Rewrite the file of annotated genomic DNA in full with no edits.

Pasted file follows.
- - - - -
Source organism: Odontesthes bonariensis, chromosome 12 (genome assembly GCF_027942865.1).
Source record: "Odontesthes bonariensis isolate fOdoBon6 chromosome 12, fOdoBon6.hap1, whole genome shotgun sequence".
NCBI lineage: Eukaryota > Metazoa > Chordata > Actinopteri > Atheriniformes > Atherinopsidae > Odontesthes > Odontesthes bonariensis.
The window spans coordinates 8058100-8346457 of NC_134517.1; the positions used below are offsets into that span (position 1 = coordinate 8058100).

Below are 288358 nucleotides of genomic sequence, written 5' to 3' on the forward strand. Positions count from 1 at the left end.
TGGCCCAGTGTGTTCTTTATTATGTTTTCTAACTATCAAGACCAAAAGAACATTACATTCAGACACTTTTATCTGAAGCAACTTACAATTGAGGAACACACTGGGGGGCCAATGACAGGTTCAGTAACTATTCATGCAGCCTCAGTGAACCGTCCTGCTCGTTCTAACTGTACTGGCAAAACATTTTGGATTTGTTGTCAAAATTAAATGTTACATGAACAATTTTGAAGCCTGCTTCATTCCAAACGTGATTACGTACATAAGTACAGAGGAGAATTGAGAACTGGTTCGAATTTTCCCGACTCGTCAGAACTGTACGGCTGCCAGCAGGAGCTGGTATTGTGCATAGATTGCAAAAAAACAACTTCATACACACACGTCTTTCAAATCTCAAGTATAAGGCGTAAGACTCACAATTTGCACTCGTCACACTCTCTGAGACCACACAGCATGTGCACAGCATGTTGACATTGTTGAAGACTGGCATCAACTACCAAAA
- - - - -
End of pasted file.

Source organism: Odontesthes bonariensis, chromosome 12 (genome assembly GCF_027942865.1).
Source record: "Odontesthes bonariensis isolate fOdoBon6 chromosome 12, fOdoBon6.hap1, whole genome shotgun sequence".
NCBI lineage: Eukaryota > Metazoa > Chordata > Actinopteri > Atheriniformes > Atherinopsidae > Odontesthes > Odontesthes bonariensis.
The window spans coordinates 8058100-8346457 of NC_134517.1; the positions used below are offsets into that span (position 1 = coordinate 8058100).

Below are 288358 nucleotides of genomic sequence, written 5' to 3' on the forward strand. Positions count from 1 at the left end.
TGGCCCAGTGTGTTCTTTATTATGTTTTCTAACTATCAAGACCAAAAGAACATTACATTCAGACACTTTTATCTGAAGCAACTTACAATTGAGGAACACACTGGGGGGCCAATGACAGGTTCAGTAACTATTCATGCAGCCTCAGTGAACCGTCCTGCTCGTTCTAACTGTACTGGCAAAACATTTTGGATTTGTTGTCAAAATTAAATGTTACATGAACAATTTTGAAGCCTGCTTCATTCCAAACGTGATTACGTACATAAGTACAGAGGAGAATTGAGAACTGGTTCGAATTTTCCCGACTCGTCAGAACTGTACGGCTGCCAGCAGGAGCTGGTATTGTGCATAGATTGCAAAAAAACAACTTCATACACACACGTCTTTCAAATCTCAAGTATAAGGCGTAAGACTCACAATTTGCACTCGTCACACTCTCTGAGACCACACAGCATGTGCACAGCATGTTGACATTGTTGAAGACTGGCATCAACTACCAAAA